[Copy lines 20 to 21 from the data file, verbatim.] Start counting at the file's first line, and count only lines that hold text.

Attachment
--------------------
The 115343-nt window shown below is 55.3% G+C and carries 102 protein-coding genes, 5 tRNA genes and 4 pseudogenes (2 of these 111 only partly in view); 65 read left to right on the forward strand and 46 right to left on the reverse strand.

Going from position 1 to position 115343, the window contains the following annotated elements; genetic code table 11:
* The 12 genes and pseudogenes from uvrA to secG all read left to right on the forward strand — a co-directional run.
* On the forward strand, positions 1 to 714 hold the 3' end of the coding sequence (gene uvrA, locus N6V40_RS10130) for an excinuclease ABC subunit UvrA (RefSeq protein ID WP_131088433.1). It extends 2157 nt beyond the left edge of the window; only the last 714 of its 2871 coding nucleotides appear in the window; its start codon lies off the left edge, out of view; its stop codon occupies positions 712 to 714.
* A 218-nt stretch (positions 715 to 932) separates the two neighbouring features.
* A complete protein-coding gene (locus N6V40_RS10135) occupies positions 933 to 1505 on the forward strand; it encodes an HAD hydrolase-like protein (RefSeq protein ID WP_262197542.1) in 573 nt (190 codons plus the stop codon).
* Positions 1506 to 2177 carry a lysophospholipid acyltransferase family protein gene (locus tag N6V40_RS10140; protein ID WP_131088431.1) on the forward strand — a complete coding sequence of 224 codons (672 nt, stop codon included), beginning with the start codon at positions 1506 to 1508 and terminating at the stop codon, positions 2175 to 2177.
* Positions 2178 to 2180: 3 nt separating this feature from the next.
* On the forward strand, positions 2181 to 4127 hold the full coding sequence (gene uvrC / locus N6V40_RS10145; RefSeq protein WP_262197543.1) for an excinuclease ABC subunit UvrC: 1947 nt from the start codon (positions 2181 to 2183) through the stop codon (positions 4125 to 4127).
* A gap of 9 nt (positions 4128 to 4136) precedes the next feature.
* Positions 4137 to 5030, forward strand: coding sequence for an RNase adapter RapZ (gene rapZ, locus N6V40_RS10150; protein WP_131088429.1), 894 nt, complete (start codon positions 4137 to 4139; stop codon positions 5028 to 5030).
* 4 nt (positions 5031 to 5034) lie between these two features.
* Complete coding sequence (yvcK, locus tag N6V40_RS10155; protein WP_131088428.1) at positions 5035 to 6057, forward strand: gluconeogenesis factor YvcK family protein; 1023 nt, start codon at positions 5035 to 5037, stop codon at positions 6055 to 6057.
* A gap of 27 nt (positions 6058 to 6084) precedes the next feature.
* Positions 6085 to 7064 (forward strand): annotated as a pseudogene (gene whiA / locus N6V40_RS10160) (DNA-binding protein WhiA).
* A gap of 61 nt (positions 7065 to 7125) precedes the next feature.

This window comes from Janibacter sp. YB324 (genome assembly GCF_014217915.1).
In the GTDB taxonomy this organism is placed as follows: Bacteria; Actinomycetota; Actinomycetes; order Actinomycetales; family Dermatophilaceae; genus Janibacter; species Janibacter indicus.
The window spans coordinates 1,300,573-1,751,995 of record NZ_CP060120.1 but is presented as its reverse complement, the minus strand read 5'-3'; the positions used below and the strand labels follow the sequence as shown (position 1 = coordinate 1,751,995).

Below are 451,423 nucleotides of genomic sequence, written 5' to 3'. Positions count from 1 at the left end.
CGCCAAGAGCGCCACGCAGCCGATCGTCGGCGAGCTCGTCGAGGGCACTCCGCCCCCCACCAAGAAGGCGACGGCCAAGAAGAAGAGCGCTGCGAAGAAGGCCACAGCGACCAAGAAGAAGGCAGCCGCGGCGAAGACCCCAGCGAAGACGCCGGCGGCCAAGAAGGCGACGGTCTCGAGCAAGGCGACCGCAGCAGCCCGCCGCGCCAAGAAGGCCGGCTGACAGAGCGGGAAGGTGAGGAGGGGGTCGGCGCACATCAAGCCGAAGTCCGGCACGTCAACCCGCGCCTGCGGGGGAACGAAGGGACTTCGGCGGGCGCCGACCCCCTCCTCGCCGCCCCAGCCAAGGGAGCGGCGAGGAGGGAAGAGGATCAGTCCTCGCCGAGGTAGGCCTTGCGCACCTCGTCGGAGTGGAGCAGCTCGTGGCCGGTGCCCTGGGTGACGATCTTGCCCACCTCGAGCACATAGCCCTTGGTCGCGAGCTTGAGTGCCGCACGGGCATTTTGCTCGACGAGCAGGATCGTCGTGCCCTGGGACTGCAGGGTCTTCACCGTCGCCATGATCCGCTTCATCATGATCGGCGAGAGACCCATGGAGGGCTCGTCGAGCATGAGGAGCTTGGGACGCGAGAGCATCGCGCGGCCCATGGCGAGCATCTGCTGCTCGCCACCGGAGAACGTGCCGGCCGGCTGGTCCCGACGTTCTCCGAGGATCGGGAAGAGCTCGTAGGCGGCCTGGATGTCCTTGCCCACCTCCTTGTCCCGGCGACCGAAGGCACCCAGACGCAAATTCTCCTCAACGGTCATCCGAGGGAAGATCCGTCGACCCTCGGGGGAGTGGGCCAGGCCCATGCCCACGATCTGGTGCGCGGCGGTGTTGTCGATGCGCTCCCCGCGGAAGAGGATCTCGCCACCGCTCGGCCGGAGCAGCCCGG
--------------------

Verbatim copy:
Below are 451,423 nucleotides of genomic sequence, written 5' to 3'. Positions count from 1 at the left end.
CGCCAAGAGCGCCACGCAGCCGATCGTCGGCGAGCTCGTCGAGGGCACTCCGCCCCCCACCAAGAAGGCGACGGCCAAGAAGAAGAGCGCTGCGAAGAAGGCCACAGCGACCAAGAAGAAGGCAGCCGCGGCGAAGACCCCAGCGAAGACGCCGGCGGCCAAGAAGGCGACGGTCTCGAGCAAGGCGACCGCAGCAGCCCGCCGCGCCAAGAAGGCCGGCTGACAGAGCGGGAAGGTGAGGAGGGGGTCGGCGCACATCAAGCCGAAGTCCGGCACGTCAACCCGCGCCTGCGGGGGAACGAAGGGACTTCGGCGGGCGCCGACCCCCTCCTCGCCGCCCCAGCCAAGGGAGCGGCGAGGAGGGAAGAGGATCAGTCCTCGCCGAGGTAGGCCTTGCGCACCTCGTCGGAGTGGAGCAGCTCGTGGCCGGTGCCCTGGGTGACGATCTTGCCCACCTCGAGCACATAGCCCTTGGTCGCGAGCTTGAGTGCCGCACGGGCATTTTGCTCGACGAGCAGGATCGTCGTGCCCTGGGACTGCAGGGTCTTCACCGTCGCCATGATCCGCTTCATCATGATCGGCGAGAGACCCATGGAGGGCTCGTCGAGCATGAGGAGCTTGGGACGCGAGAGCATCGCGCGGCCCATGGCGAGCATCTGCTGCTCGCCACCGGAGAACGTGCCGGCCGGCTGGTCCCGACGTTCTCCGAGGATCGGGAAGAGCTCGTAGGCGGCCTGGATGTCCTTGCCCACCTCCTTGTCCCGGCGACCGAAGGCACCCAGACGCAAATTCTCCTCAACGGTCATCCGAGGGAAGATCCGTCGACCCTCGGGGGAGTGGGCCAGGCCCATGCCCACGATCTGGTGCGCGGCGGTGTTGTCGATGCGCTCCCCGCGGAAGAGGATCTCGCCACCGCTCGGCCGGAGCAGCCCGG